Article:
E-Fauna BC: Electronic Atlas of the Wildlife of British Columbia

Aedes punctor (Kirby)
Mosquito
Family: Culicidae
Species account author: Peter Belton.
Extracted from The Mosquitoes of British Columbia (1983)

© Lisa Poirier  Email the photographer   (Photo ID #10647)

E-Fauna BC Static Map
Distribution of Aedes punctor in British Columbia
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Species Information


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Illustration 2


A medium-sized species with dark unbanded tarsi; wing length 4.0-4.7 mm.

Female

Proboscis and palps dark-scaled. Pedicels vary from yellow to black, usually darker medially. Scutum with yellow scales laterally, a broad dark brown median stripe or paired stripes and posterolateral half-stripes. Postprocoxal scale patch present, hypostigmal area bare. Probasisternum bare or, if not, with fewer scales than hexodontus. Lower mesepimeral setae 1-5. Abdominal tergites with white basal bands. Wing scales dark, a few white scales at the base of C in some specimens. The adults are very similar to those of aboriginis and hexodontus.

Larva

Head setae 5 and 6-C 1 or 2-branched. 9-20 thorn-shaped comb scales in a straggling row (smaller and usually more numerous than those of hexodontus). Siphon 3 x 1, pecten teeth evenly spaced, 1-S many-branched inserted at about mid length. Saddle surrounding anal segment (saddle incomplete in aboriginis). Papillae long, tapered.



Glossary of Terms [PDF]

Genus Description


Aëdes is the Greek word for disagreeable. Without the dieresis the word means house or building. Although Meigen did not use a dieresis, he translated it as troublesome. Some authorities, therefore, write the generic name Aëdes. Most species of British Columbian mosquitoes belong to this genus. The females all have short palps, usually less than one quarter of the length of the proboscis, and in both sexes the posterior margin of the scutellum is tri-lobed with the setae in three tufts.

Aedes is a large and variable genus and in the field the most reliable character to separate females from other mosquito genera is the pointed abdomen. Males can be identified in the field by their large and separated gonocoxites but if these are not obvious the thorax can be examined for the presence of postspiracular setae which are absent in the males of Culex, Culiseta, and Mansonia. A slide of the terminalia, as well as confirming the genus, can be used to determine the species. (See Wood et at. 1979).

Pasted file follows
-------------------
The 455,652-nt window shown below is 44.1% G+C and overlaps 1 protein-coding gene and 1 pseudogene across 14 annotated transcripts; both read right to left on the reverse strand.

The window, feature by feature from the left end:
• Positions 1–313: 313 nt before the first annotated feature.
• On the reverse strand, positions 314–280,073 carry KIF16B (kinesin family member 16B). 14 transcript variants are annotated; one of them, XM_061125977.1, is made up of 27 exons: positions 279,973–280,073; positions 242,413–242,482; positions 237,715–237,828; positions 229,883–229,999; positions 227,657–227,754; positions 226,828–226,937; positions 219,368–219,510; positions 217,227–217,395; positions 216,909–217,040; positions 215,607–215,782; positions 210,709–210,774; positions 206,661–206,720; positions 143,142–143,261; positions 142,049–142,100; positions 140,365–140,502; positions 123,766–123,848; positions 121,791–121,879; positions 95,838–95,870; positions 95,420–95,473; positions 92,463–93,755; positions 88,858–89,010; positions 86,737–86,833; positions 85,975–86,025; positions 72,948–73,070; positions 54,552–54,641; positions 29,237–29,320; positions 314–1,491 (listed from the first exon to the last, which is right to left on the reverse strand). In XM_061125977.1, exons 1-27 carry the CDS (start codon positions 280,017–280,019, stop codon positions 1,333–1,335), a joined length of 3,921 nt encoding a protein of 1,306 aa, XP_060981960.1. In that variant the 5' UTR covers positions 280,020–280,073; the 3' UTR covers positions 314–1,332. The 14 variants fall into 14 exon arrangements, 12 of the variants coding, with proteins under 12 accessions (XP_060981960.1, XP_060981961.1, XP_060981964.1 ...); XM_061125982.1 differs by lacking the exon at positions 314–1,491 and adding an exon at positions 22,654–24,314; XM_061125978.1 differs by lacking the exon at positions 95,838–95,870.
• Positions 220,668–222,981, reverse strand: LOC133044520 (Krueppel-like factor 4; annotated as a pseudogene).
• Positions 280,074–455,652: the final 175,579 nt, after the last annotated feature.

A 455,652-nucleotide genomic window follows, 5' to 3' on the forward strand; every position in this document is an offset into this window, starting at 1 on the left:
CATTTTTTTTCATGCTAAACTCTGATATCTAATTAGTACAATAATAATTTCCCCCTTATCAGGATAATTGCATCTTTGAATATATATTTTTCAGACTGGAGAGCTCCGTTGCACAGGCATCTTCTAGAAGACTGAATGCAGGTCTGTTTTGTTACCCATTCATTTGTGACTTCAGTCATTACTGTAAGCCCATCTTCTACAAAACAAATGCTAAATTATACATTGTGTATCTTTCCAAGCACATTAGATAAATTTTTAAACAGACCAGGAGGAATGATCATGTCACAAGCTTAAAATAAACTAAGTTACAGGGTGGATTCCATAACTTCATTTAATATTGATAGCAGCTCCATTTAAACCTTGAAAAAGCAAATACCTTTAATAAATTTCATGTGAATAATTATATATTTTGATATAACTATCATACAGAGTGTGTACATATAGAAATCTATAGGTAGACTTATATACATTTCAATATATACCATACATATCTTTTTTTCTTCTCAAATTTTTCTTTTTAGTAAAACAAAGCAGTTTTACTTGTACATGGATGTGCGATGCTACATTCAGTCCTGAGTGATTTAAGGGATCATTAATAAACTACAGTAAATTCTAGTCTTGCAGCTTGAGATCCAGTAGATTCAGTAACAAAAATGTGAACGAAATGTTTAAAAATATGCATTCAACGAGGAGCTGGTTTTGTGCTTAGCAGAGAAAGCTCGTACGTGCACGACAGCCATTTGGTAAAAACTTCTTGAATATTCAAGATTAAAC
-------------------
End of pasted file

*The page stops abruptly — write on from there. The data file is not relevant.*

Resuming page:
When at the water surface, the larvae of all culicines hang downwards from the hydrophobic tip of the siphon and are thus easily distinguished from anophelines.

Aedes larvae can be distinguished from those of Culex and Culiseta by the position of the siphon seta (1-S). It is never at the base of the siphon in aedines and can be seen with a hand lens if the larva cooperates.

The pupae are hard to identify. It is usually simpler to let them emerge.

Nearly all aedine adults in British Columbia die in late summer or autumn. The eggs are laid singly or in clusters, usually in crevices at the margins of suitable breeding sites. They do not float. Most aedines overwinter as eggs.

Biology

Species Information

This is one of the dark-legged aedines that has proved difficult to pin down in the past, and it is possible that a number of Provincial records of punctor may actually refer to hexodontus. Punctor is a snow pool mosquito and one of the earliest to develop in the spring. It is found across the Province, mainly in the mountains and forests where it can be abundant. On one occasion a swarm of male punctor (mixed with other species) formed a dark cloud extending as far as the eye could see over a railway track in Manitoba (Hocking et al. 1950). In Ontario, I frequently observed compact swarms of punctor over contrasting elevated markers (James et al. 1969). Another vicious persistent biter, it is a serious pest of man and animals in wooded areas.

If the breeding sites can be found the larvae can be controlled with little or no environmental damage because the snow melt pools dry up in the summer and harbour few other insects.

Status Information

Origin StatusProvincial StatusBC List
(Red Blue List)
COSEWIC
NativeS5No StatusNot Listed
BC Ministry of Environment: BC Species and Ecosystems Explorer--the authoritative source for conservation information in British Columbia.

Synonyms and Alternate Names

Ochlerotatus punctor (Kirby)

Additional Photo Sources

General References


Recommended citation: Author, Date. Page title. In Klinkenberg, Brian. (Editor) 2019. E-Fauna BC: Electronic Atlas of the Fauna of British Columbia [efauna.bc.ca]. Lab for Advanced Spatial Analysis, Department of Geography, University of British Columbia, Vancouver. [Accessed: 17/11/2019 6:28:21 AM]
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